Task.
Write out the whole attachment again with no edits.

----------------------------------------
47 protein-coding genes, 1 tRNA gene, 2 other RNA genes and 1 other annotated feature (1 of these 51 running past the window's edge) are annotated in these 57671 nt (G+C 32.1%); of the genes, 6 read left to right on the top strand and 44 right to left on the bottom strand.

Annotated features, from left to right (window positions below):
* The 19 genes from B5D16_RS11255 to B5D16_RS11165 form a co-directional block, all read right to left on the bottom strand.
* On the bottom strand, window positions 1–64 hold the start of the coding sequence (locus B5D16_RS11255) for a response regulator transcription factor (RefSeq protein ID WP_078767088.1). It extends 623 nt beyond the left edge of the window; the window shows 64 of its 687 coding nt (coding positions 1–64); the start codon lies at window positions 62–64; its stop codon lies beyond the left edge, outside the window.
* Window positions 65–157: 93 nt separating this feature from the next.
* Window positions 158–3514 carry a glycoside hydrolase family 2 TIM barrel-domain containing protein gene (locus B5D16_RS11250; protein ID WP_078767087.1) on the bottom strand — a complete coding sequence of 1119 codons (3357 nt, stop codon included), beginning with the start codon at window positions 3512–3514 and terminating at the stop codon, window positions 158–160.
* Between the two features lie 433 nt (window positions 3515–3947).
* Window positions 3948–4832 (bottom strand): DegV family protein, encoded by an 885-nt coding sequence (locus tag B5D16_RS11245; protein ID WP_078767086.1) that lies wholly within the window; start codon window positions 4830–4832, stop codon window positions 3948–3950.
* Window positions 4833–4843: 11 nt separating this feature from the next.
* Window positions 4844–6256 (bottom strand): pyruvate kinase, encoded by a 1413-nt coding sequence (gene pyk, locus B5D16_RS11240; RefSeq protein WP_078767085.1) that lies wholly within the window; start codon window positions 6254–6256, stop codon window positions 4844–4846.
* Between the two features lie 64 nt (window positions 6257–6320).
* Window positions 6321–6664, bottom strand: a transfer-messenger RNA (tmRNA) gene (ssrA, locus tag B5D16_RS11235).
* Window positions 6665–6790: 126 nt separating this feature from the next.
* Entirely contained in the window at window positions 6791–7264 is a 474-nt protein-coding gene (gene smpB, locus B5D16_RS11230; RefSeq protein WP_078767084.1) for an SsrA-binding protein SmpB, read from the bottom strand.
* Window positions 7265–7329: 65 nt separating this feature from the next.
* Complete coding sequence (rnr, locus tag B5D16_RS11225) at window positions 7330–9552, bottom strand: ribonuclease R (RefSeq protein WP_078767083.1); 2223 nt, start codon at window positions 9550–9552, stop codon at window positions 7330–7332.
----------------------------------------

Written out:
47 protein-coding genes, 1 tRNA gene, 2 other RNA genes and 1 other annotated feature (1 of these 51 running past the window's edge) are annotated in these 57671 nt (G+C 32.1%); of the genes, 6 read left to right on the top strand and 44 right to left on the bottom strand.

Annotated features, from left to right (window positions below):
* The 19 genes from B5D16_RS11255 to B5D16_RS11165 form a co-directional block, all read right to left on the bottom strand.
* On the bottom strand, window positions 1–64 hold the start of the coding sequence (locus B5D16_RS11255) for a response regulator transcription factor (RefSeq protein ID WP_078767088.1). It extends 623 nt beyond the left edge of the window; the window shows 64 of its 687 coding nt (coding positions 1–64); the start codon lies at window positions 62–64; its stop codon lies beyond the left edge, outside the window.
* Window positions 65–157: 93 nt separating this feature from the next.
* Window positions 158–3514 carry a glycoside hydrolase family 2 TIM barrel-domain containing protein gene (locus B5D16_RS11250; protein ID WP_078767087.1) on the bottom strand — a complete coding sequence of 1119 codons (3357 nt, stop codon included), beginning with the start codon at window positions 3512–3514 and terminating at the stop codon, window positions 158–160.
* Between the two features lie 433 nt (window positions 3515–3947).
* Window positions 3948–4832 (bottom strand): DegV family protein, encoded by an 885-nt coding sequence (locus tag B5D16_RS11245; protein ID WP_078767086.1) that lies wholly within the window; start codon window positions 4830–4832, stop codon window positions 3948–3950.
* Window positions 4833–4843: 11 nt separating this feature from the next.
* Window positions 4844–6256 (bottom strand): pyruvate kinase, encoded by a 1413-nt coding sequence (gene pyk, locus B5D16_RS11240; RefSeq protein WP_078767085.1) that lies wholly within the window; start codon window positions 6254–6256, stop codon window positions 4844–4846.
* Between the two features lie 64 nt (window positions 6257–6320).
* Window positions 6321–6664, bottom strand: a transfer-messenger RNA (tmRNA) gene (ssrA, locus tag B5D16_RS11235).
* Window positions 6665–6790: 126 nt separating this feature from the next.
* Entirely contained in the window at window positions 6791–7264 is a 474-nt protein-coding gene (gene smpB, locus B5D16_RS11230; RefSeq protein WP_078767084.1) for an SsrA-binding protein SmpB, read from the bottom strand.
* Window positions 7265–7329: 65 nt separating this feature from the next.
* Complete coding sequence (rnr, locus tag B5D16_RS11225) at window positions 7330–9552, bottom strand: ribonuclease R (RefSeq protein WP_078767083.1); 2223 nt, start codon at window positions 9550–9552, stop codon at window positions 7330–7332.